Klepsydra | ΚΛΕΨΥΔΡΑ, ΒΟΡΕΙΑ ΚΛΙΤΥΣ ΤΗΣ ΑΚΡΟΠΟΛΕΩΣ North Slope of the Acropolis
The slopes of the Acropolis were home to several sanctuaries that played a vital role in the religious lives of the ancient Athenians. Some of these places, especially on the South Slope, received monumental, architectural embellishments (eg, the sanctuary and Theater of Dionysos, or the Sanctuary of Asclepios). But many shrines on the slopes were much simpler in nature, of the sort that scholars sometimes call "rustic", and were places where divinities of nature, fertility, and healing were worshiped on a less monumental and more personal level.
Klepsydra on the North Slope of the Acropolis.
This type of "popular" religion is attested vividly on the North Slope of the Acropolis, where many shrines were nestled among the steep cliffs, caves, and pathways. For example, at the northwest corner of the North Slope, Apollo, Pan, and (probably) the Nymphs were worshiped in shallow caves. On the NW side of the Sacred Rock there is a cut in the rock and stairs leading to several natural caves and to The Klepsydra Spring House, the natural water spring of the rock of the Acropolis, mentioned in Aristophanes' Lysistrata (910-913) and other ancient literary sources. It was also probably sacred to a nymph (originally called Empedó).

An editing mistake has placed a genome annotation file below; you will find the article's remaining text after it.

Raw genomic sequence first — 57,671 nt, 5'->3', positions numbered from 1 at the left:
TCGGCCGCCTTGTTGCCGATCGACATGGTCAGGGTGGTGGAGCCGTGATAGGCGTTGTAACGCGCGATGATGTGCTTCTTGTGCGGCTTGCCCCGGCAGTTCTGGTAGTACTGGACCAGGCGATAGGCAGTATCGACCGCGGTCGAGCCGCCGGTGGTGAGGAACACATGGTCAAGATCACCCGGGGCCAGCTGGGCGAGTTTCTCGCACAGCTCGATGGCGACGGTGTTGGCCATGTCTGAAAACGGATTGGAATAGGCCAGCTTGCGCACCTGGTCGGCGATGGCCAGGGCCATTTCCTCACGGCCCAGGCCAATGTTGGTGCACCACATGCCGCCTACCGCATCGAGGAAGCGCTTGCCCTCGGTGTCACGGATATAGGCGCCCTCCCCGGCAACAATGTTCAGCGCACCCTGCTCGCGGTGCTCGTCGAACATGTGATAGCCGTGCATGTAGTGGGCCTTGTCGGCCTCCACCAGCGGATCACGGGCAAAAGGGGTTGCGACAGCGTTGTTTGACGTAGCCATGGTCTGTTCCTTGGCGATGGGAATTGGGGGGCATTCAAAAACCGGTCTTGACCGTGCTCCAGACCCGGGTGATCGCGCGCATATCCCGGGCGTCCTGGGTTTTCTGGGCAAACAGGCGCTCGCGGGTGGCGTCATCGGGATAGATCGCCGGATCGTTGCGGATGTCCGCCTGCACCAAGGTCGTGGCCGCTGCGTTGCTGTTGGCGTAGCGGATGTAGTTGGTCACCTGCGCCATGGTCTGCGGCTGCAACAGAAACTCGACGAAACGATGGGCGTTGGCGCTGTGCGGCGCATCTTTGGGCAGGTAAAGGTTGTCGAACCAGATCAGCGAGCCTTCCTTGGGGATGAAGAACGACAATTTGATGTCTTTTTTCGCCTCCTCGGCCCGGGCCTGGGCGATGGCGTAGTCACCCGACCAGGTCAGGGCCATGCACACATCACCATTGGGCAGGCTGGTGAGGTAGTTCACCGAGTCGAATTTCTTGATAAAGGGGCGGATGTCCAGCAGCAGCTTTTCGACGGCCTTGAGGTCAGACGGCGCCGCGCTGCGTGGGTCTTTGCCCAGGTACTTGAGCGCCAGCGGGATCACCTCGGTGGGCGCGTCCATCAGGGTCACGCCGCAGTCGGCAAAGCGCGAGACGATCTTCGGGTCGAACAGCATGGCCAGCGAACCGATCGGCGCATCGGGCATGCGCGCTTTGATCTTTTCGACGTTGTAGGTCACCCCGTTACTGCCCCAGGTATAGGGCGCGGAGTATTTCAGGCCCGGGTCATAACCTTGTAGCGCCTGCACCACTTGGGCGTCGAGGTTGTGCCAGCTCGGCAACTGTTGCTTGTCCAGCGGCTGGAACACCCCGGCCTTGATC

This is a spring with a history going back into prehistoric times. That there was a supply of water in the area appears to have been known as early as the Neolithic period. The first fountain house, however, was built here much later, in 470-460 BC, perhaps by the renowned Athenian politician Kimon. It was a simple rectangular construction, with a built-in draw-basin next to the spring. The north part had a paved court for collecting rain water from the north slope of the Acropolis. Located at the intersection of the Panathenaic Way with the Peripatos, Klepsydra was initially approachable only from outside the Acropolis by way of a stairway leading from the ground level down to the lower level of the spring.
During the 3rd c. AC, however, a succession of landslides damaged the spring and blocked the entrance, so that the only means of approach was by a stairway that began behind the Agrippa Monument at the Propylaia. Water was now drawn from a well over which was a vaulted roof. Klepsydra continued being used during the Byzantine times and the Frankish domination.
Farther to the east, Eros and Aphrodite had an open-air sanctuary. Evidence for other shrines is provided by numerous rock-cut niches for the dedication and display of offerings to gods whose names we do not know. The sacred spots on the slopes of the citadel were connected by an ancient path, called the Peripatos, that circled the Acropolis and intersected the Panathenaic Way at the western approach. It is also likely that most (if not all) of the North Slope was within the sacred area at the foot of the Acropolis known as the Pelargikón.